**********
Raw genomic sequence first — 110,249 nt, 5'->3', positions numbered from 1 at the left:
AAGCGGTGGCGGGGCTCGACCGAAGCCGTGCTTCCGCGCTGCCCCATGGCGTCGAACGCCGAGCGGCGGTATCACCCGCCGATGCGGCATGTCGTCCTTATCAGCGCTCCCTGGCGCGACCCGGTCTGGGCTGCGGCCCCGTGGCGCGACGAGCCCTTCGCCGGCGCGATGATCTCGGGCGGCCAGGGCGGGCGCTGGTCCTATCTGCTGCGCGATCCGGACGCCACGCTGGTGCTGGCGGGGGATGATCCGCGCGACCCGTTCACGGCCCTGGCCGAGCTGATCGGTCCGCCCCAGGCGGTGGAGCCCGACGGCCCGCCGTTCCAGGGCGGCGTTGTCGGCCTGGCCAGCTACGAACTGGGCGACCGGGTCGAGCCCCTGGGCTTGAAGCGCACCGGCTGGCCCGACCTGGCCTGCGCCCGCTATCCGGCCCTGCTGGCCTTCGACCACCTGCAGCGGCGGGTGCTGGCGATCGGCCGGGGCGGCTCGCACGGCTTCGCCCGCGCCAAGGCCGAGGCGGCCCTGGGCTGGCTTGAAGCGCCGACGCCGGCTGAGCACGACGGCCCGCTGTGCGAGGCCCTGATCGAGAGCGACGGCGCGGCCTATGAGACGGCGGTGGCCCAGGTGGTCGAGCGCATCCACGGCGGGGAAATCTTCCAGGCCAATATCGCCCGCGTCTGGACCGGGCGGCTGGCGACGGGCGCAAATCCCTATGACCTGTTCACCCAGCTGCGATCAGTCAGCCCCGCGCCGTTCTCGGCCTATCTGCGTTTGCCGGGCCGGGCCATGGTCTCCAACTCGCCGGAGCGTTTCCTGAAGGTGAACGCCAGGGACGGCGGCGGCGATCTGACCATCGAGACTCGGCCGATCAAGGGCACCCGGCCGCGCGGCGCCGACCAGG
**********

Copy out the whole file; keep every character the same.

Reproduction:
Raw genomic sequence first — 110,249 nt, 5'->3', positions numbered from 1 at the left:
AAGCGGTGGCGGGGCTCGACCGAAGCCGTGCTTCCGCGCTGCCCCATGGCGTCGAACGCCGAGCGGCGGTATCACCCGCCGATGCGGCATGTCGTCCTTATCAGCGCTCCCTGGCGCGACCCGGTCTGGGCTGCGGCCCCGTGGCGCGACGAGCCCTTCGCCGGCGCGATGATCTCGGGCGGCCAGGGCGGGCGCTGGTCCTATCTGCTGCGCGATCCGGACGCCACGCTGGTGCTGGCGGGGGATGATCCGCGCGACCCGTTCACGGCCCTGGCCGAGCTGATCGGTCCGCCCCAGGCGGTGGAGCCCGACGGCCCGCCGTTCCAGGGCGGCGTTGTCGGCCTGGCCAGCTACGAACTGGGCGACCGGGTCGAGCCCCTGGGCTTGAAGCGCACCGGCTGGCCCGACCTGGCCTGCGCCCGCTATCCGGCCCTGCTGGCCTTCGACCACCTGCAGCGGCGGGTGCTGGCGATCGGCCGGGGCGGCTCGCACGGCTTCGCCCGCGCCAAGGCCGAGGCGGCCCTGGGCTGGCTTGAAGCGCCGACGCCGGCTGAGCACGACGGCCCGCTGTGCGAGGCCCTGATCGAGAGCGACGGCGCGGCCTATGAGACGGCGGTGGCCCAGGTGGTCGAGCGCATCCACGGCGGGGAAATCTTCCAGGCCAATATCGCCCGCGTCTGGACCGGGCGGCTGGCGACGGGCGCAAATCCCTATGACCTGTTCACCCAGCTGCGATCAGTCAGCCCCGCGCCGTTCTCGGCCTATCTGCGTTTGCCGGGCCGGGCCATGGTCTCCAACTCGCCGGAGCGTTTCCTGAAGGTGAACGCCAGGGACGGCGGCGGCGATCTGACCATCGAGACTCGGCCGATCAAGGGCACCCGGCCGCGCGGCGCCGACCAGG